Inflation continues to impact insurance shopping, TransUnion

TransUnion “Quarterly Report on Personal Line Insurance Trends and Outlook” shows that despite an initial increase in insurance company purchases at the start of the third quarter of 2022, the impact of inflation has reduced purchases for both auto and property insurance. The drop in rates in the final weeks of the third quarter is likely due to the aftermath of Hurricane Yang.

End-of-quarter auto insurance results were down 2% from the second quarter of 2022, according to the report. Rates for buying auto insurance did rise slightly until early October, when Hurricane Yang cut rates again. The report also notes that, according to JD Power and Associates, the increase in car sales in October last year may be the result of rising stocks of new cars. Compared to October 2021, auto insurance purchases were up nearly 11% in October last year, and the report added that “month-end retail units [are] It is expected to exceed one million for the first time since May 2021, according to JD Power and Associates.”

While consumers are increasing their car purchases in part due to the growing availability of vehicles, the TransUnion report also attributes the increase to higher premiums from insurers facing the effects of inflation, as well as the fact that more and more people are returning to work. , in person and spend more time behind the wheel than before. The report cited security firm Kastle Systems, which found that the number of workers returning to the office in September had reached the peak of the pandemic: “in the country’s 10 largest metropolitan areas, an average of 47.5% of workers commute to offices compared to the previous period.” -pandemic level.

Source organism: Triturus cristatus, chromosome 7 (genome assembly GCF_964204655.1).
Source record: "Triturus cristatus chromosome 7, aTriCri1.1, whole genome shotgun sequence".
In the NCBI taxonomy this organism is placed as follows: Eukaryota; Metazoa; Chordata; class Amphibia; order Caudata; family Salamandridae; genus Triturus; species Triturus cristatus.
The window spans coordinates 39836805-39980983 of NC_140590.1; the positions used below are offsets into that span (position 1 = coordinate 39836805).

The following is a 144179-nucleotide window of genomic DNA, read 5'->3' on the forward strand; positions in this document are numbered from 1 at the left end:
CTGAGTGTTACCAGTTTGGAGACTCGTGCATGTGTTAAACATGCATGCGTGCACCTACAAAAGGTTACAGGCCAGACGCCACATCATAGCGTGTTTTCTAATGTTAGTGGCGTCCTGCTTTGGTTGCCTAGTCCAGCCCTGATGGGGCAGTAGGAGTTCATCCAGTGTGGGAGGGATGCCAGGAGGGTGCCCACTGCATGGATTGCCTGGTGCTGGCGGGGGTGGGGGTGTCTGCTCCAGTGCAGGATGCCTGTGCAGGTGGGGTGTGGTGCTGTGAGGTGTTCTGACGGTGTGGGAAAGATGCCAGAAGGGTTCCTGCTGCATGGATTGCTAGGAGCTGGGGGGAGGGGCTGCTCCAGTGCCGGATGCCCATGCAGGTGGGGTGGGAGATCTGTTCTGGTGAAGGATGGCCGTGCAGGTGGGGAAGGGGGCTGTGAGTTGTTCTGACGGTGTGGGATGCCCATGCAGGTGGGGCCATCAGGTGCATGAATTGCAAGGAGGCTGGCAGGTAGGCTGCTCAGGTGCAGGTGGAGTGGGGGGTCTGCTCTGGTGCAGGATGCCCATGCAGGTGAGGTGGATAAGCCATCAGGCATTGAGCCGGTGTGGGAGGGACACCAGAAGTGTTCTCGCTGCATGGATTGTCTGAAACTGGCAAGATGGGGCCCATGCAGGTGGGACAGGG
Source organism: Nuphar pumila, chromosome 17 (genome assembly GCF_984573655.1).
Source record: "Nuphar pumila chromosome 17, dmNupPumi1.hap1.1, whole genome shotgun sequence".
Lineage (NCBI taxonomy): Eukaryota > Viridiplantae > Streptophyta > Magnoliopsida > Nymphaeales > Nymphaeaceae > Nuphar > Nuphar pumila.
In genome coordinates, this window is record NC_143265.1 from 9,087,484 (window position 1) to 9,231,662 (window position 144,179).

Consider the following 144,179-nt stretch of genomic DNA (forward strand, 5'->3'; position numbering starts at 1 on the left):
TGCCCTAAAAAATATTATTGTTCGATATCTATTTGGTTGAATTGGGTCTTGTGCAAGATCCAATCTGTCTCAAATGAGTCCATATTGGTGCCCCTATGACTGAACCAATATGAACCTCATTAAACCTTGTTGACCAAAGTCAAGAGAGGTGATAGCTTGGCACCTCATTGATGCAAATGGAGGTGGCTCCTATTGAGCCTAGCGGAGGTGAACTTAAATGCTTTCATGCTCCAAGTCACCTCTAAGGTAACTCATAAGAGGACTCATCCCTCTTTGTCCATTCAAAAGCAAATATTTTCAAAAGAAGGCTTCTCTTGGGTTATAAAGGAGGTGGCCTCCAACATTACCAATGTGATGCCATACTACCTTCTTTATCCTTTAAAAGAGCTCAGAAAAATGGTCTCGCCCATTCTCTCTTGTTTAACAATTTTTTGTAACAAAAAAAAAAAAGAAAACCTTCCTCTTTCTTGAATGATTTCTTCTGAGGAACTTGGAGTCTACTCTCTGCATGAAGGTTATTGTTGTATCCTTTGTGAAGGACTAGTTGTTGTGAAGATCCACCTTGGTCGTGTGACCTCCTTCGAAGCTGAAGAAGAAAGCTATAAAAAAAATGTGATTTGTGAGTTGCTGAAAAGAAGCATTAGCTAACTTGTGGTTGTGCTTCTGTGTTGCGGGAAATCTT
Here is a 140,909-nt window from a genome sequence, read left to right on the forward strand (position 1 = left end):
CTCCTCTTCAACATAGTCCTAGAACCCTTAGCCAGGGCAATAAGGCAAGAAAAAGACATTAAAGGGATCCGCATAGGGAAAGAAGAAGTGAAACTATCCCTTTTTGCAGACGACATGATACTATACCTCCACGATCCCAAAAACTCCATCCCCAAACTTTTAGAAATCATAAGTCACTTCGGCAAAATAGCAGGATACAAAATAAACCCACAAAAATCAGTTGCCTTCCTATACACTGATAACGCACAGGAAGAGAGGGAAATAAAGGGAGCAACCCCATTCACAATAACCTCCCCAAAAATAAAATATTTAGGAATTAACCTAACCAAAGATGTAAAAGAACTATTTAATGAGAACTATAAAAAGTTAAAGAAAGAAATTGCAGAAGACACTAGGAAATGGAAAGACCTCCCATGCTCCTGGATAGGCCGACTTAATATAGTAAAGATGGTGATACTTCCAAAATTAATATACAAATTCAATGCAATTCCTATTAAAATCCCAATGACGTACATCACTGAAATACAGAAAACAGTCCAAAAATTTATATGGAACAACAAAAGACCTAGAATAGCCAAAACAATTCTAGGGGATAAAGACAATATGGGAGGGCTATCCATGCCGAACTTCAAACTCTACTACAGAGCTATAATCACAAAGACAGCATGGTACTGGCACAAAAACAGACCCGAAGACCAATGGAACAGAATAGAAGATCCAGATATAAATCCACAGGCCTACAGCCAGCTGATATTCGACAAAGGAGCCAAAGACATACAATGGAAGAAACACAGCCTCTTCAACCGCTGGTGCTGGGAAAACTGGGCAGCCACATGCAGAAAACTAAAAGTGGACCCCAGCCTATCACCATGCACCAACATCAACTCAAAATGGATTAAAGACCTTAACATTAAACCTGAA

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“The good news this quarter is that auto inventories have shown signs of easing to better meet pent-up consumer demand,” Michelle Jackson, senior director of personal property and casualty insurance at TransUnion’s insurance business, said in a press statement. “Moreover, demand itself is likely to increase as more employees commute to the office, all of which should have indirect implications for auto sales and insurance purchases.”

Similarly, in property insurance, there has been little fluctuation in buying trends, likely due to higher inflationary costs and consequent higher premiums. The continuing migration trend in the US has also had a strong impact on the market. Homeowners bore most of this change in the third quarter as tenants were “locked in” in place by rising rental prices; the report notes that renters tend to move more often than homeowners, but the homeowner migration rate increased 5% higher this quarter.

The report says that homeowners facing increases in their insurance premiums are likely to be looking to purchase a new insurance package: “JD Power found that nearly a third (31%) of insurers would ‘definitely’ change their home insurer if they changed their insurance “. auto insurer after the auto premium increase initiated by the insurer”. Homeowners who have changed packages are also likely to change their insurance companies.

The report includes market forecasts for 2023 and projections that inflation, recession fears and affordability concerns will continue to weigh on consumer spending.

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